Dragon Pendant

A work made of jade.
CC0 Public Domain Designation

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  • A work made of jade.

Date:

Eastern Zhou dynasty , Warring States period (c.480–221 BC)
c. 4th/3rd century B.C.

Artist:

China

About this artwork

These matching pendants were designed as serpentine dragons with backturned heads, coiled tails, and small fins that project above and below their undulating trunks. The rhythmic fluency of these creatures belies the unyielding quality of jade—a compact, fine-grained stone that cannot be carved and must be worn away with abrasive paste applied to its surface with saws, grinders, and drills. The craftsman’s remarkable dexterity with this intractable material is displayed in smoothly rounded, heart-shaped units and delicately incised spirals, striations, and cross-hatching that thoroughly enliven both the front and back surfaces. Their substantial size and thickness, technical refinement, and glossy polish point to aristocratic patronage. That these pendants were likely designed to drape down the owner’s shoulders or from a waistband is indicated by holes pierced for suspension through the creatures’ hindquarters. Toward the end of the Bronze Age when these pendants were created, sinuously curved dragons had become prominent motifs in many luxurious materials. Contemporary literature suggests that such dynamic creatures were not merely decorative but also envisioned as supernatural beings. When buried with the deceased, jade pendants like these may have reflected widely held beliefs in the dragon as a vehicle that could transport the human soul on its journey to the netherworld.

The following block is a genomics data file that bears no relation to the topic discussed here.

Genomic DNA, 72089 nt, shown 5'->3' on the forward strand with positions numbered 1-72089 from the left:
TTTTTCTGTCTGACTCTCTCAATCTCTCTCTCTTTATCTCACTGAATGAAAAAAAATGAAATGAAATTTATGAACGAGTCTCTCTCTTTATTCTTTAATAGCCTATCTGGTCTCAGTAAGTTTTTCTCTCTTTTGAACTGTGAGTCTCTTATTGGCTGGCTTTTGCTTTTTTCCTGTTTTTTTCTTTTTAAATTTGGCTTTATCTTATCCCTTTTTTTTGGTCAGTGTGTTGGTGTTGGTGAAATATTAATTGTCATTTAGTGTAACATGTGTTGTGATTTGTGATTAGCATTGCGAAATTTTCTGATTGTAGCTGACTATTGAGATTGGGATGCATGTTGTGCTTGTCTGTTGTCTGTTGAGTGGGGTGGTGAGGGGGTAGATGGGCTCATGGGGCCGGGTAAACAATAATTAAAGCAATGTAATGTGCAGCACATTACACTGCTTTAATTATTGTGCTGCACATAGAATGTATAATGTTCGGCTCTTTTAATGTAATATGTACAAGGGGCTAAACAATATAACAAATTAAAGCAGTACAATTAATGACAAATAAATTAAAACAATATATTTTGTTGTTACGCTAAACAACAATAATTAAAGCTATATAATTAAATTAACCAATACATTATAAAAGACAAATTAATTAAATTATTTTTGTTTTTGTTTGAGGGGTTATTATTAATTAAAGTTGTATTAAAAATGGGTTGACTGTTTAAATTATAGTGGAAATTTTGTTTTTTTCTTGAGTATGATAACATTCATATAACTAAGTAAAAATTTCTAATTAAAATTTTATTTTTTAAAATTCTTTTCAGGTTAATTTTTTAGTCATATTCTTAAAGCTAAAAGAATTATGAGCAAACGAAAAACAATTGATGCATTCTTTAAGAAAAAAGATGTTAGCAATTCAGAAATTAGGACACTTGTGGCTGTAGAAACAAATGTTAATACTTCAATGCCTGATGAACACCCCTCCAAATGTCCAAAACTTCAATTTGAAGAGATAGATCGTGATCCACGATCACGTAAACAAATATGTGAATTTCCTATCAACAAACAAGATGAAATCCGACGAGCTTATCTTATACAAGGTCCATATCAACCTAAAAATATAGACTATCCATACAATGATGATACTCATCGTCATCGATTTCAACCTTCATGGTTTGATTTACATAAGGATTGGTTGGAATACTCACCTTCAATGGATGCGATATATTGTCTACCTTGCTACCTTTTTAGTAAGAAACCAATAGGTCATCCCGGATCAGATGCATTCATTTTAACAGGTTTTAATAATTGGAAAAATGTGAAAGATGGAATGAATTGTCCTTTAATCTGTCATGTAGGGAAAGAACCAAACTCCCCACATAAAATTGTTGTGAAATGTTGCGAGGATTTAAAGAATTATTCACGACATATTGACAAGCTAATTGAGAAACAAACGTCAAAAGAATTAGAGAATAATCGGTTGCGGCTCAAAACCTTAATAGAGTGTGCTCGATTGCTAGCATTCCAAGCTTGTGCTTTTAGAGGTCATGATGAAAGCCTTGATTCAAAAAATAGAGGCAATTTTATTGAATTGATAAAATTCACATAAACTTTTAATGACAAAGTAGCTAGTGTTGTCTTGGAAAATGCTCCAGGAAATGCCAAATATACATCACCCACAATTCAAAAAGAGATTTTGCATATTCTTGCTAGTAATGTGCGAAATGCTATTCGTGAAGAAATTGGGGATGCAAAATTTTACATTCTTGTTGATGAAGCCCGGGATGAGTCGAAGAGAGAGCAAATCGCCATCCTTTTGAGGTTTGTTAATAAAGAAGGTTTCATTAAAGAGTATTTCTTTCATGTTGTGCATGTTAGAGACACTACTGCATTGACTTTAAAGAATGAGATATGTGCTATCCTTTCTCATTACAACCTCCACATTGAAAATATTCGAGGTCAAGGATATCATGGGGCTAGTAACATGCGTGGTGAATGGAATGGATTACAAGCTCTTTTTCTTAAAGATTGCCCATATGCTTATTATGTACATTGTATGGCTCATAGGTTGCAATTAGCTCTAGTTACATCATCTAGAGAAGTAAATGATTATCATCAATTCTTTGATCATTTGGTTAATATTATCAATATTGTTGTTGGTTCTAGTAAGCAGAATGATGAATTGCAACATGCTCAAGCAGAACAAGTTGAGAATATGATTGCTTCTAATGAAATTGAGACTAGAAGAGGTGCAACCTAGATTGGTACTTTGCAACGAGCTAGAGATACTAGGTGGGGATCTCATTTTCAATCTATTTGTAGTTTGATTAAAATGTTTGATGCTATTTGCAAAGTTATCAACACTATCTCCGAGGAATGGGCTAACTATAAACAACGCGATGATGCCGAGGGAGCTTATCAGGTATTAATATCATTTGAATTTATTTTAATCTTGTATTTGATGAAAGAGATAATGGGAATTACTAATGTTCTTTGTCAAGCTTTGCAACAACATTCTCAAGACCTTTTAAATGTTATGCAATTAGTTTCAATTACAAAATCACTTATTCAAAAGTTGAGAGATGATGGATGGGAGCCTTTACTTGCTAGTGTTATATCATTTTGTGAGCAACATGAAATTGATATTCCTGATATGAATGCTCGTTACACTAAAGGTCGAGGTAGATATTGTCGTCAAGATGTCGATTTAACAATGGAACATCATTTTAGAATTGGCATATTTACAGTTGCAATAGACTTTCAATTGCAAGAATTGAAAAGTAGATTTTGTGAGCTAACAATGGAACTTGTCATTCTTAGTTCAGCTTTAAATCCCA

On View

Asian Art, Gallery 132

Title

Dragon Pendant

Origin

China

Date

400 BC–200 BC

Medium

Jade

Dimensions

8.6 × 16.5 × 0.6 cm. (6-1/2 × 3-3/8 × 1/4 in.)

Credit Line

Edward and Louise B. Sonnenschein Collection

Reference Number

1950.641

Extended information about this artwork

Object information is a work in progress and may be updated as new research findings emerge. To help improve this record, please email .

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